Reverie is operated by Sua-an and his wife Jerrah Reville. Sua-an previously staged at NOMA and at 108 Restaurant in Copenhagen. It had been his dream to open a restaurant, but he never thought of it as a 12-seater, let alone serving a tasting menu only. Chef uses modern techniques and applies them to his cuisine to make a dish better, not less. Using seasonal and local produce is important, but quality is paramount. Chef plans food items months in advance, but also intends that the concept and development will evolve organically. Chef gravitates to perfect ingredients and goes to great lengths to source the very best of what is available. Forests, meadows and waters provide a diverse range of edible wild plants and funghi to forage for the menu. Chef encourages diners to eat specific courses with their hands.

The glassed frontage is reminiscent of a terrarium and somehow seems fitting allowing the outdoors to be part of the experience. Sua-an says, “Simplicity with quality comes first. Everything else is secondary.”

Reverie Restaurant
1–208 Piccadilly Street
reverierestaurant.ca

Reservations only, Wednesday to Sunday or by special arrangement

Speakeasy Ambience with a Big City Vibe at Hunter & Co.

Londoners can now enjoy the output of chef Matt Kershaw of Hamilton’s acclaimed restaurant group The Other Bird, at Hunter & Co. on Talbot Street

Restaurateur Erin Dunham and executive chef Matt Kershaw of The Other Bird restaurant group in Hamilton have expertly refurbished the former Kantina/Black George space on Talbot Street for their latest restaurant project. Hunter & Co. is a sultry cocktail bar/lounge with a speakeasy vibe featuring interesting hot food, as well as charcuterie and fresh oysters. We attended the soft opening and realized immediately that if you want a seriously well-crafted cocktail this is the place to go. We could sit at the bar all evening and watch Dave Fauteux and crew craft cocktails.

The restaurant’s urban vibe takes inspiration from two of their Hamilton-based restos: Rapscallion Rogue Eatery (offering culinary connoisseurs a full nose-to-tail experience) and a little bit of Two Black Sheep (offering oysters, charcuterie, salumi, cheese and pickles, carefully crafted cocktails, awesome wine and delicious craft beer). Menu items, described as “big-flavour-probably-bad-for-you cooking,” include Confit Lamb Shoulder, Tongue ‘n’ Cheek, “The Best Grilled Cheese,” Pumpkin Seed Crusted Whitefish, Pig Ear Poutine, Halloumi Tikka Masala, Fried Calamari and Korean Fried Chicken.

Whether you’re visiting the chef-driven and carnivore-focused Rapscallion Rogue Eatery, Two Black Sheep, or playful taco bar The Mule in Hamilton, Burro in Burlington (serving everything from ahi tuna ceviche to fish tacos), or the Woolf & Wilde at the elegant-and-boutique Arlington Hotel in Paris, Ontario, the motto is “And we just want satisfy you.”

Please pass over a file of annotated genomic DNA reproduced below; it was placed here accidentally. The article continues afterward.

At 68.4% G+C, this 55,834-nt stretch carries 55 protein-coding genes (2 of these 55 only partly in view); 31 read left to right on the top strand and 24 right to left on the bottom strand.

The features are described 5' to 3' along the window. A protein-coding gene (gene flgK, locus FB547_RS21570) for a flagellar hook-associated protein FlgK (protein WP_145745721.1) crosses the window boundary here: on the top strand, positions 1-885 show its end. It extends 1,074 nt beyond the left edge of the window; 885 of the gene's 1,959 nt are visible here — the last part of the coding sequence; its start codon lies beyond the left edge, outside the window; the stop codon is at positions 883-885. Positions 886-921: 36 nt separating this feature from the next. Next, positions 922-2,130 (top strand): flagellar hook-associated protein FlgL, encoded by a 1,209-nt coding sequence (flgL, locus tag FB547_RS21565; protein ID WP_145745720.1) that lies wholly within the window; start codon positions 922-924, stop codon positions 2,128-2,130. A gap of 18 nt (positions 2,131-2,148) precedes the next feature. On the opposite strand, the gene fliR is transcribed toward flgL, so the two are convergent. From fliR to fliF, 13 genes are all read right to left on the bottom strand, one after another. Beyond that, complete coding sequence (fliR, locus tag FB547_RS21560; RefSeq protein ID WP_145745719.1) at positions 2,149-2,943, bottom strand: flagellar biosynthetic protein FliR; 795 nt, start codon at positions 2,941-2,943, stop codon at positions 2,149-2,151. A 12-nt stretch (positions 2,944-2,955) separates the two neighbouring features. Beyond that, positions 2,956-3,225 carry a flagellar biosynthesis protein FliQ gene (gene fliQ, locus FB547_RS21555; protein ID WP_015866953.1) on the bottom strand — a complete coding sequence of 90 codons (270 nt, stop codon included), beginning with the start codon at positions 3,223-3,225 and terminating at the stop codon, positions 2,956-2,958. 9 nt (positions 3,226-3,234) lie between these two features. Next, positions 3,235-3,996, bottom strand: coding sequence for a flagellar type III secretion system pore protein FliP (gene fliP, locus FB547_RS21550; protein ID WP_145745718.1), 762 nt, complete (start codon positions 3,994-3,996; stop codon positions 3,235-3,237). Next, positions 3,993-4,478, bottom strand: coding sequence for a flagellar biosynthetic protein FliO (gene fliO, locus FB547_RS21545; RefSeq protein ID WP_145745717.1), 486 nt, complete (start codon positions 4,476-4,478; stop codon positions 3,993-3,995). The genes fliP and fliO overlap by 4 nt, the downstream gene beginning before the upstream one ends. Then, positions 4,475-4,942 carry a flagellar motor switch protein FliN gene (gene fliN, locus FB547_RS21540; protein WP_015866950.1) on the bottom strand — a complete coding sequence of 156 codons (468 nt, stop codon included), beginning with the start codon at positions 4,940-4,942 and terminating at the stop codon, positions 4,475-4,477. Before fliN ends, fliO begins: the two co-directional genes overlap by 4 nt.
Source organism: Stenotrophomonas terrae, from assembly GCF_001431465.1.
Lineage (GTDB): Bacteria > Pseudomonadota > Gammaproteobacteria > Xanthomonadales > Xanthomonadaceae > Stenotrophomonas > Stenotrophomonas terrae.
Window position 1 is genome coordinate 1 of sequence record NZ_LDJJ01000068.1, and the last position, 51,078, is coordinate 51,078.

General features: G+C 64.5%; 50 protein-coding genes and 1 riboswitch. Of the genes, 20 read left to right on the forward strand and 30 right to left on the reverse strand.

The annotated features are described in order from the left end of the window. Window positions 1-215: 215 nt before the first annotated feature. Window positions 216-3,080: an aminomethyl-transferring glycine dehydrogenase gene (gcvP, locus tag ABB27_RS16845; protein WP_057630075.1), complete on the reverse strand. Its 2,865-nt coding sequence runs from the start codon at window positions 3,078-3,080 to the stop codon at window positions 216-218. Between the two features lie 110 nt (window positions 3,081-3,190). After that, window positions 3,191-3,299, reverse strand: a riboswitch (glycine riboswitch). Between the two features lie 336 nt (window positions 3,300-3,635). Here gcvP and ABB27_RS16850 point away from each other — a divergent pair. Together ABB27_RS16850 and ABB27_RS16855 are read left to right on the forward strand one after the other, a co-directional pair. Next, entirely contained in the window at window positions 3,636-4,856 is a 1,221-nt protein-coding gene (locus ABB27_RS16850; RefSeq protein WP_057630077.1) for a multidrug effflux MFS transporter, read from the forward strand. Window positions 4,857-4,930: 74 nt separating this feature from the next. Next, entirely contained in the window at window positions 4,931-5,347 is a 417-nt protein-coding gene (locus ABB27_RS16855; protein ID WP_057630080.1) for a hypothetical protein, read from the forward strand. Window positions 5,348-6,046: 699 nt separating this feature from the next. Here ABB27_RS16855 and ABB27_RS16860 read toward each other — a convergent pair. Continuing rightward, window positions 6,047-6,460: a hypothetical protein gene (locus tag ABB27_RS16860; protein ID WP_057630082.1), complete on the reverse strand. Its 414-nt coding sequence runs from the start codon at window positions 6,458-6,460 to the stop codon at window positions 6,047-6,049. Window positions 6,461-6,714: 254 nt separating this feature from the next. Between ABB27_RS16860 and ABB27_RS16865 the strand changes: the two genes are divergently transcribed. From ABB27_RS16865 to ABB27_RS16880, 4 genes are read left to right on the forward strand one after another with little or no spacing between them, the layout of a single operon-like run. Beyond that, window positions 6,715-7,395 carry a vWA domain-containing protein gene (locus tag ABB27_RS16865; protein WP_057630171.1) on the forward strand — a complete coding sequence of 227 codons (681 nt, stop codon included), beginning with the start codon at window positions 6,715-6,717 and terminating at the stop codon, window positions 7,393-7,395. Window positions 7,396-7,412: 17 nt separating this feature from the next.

Hunter & Co.
349 Talbot Street
hunterco.ca

3:30 pm–until late, seven days a week

Organic, Plant-Based Indulgence at Plant Matter Bistro

Plant Matter Bistro, across from the Central Library, is a fine dining version of the popular Wortley Village Plant Matter Kitchen. Owner Glen Whitehead says that the bistro takes its inspiration from New York, while Plant Matter Kitchen is inspired by San Francisco.

Executive chef Michael Thorogood and chef Zach McIntyre use local ingredients that are 100-per-cent organic and vegan. They work with a number of local independent farmers to secure that farm-to-table, as close to fresh and as close to its natural state food experience as possible. Open for lunch and dinner, the stylish restaurant features dishes inspired by global cuisines. The folks at Plant Matter Bistro are serving up dishes like empanadas, cauliflower pot-au-feu, chickpea and mushroom burgers, sweet potato gnocchi, gourmet grilled cheese, ravioli, bibimbaps, and enchiladas. A share board features caponata, hummus, olives, crostini, pickled cauliflower and cucumber and a selection of nuts for cheese. The house-made ravioli with chèvre, cheddar, ricotta and charred tomato sauce are exceptional. There is a chocolate cheesecake with almonds, coconut oil, organic cacao, sea salt and brown rice flour that is remarkably rich and decadent.

Plant Matter Bistro
244 Dundas Street
plantmatterbistro.com

Tuesday to Thursday 11 am–8 pm
Friday and Saturday 8 am–10 pm
Closed Sunday and Monday

About the author

Bryan Lavery

Bryan Lavery

Eatdrink Food Editor and Writer at Large Bryan Lavery brings years of experience in the restaurant and hospitality industry, as a chef, restaurant owner and consultant. Always on the lookout for the stories that Eatdrink should be telling, he helps shape the magazine both under his byline and behind the scenes.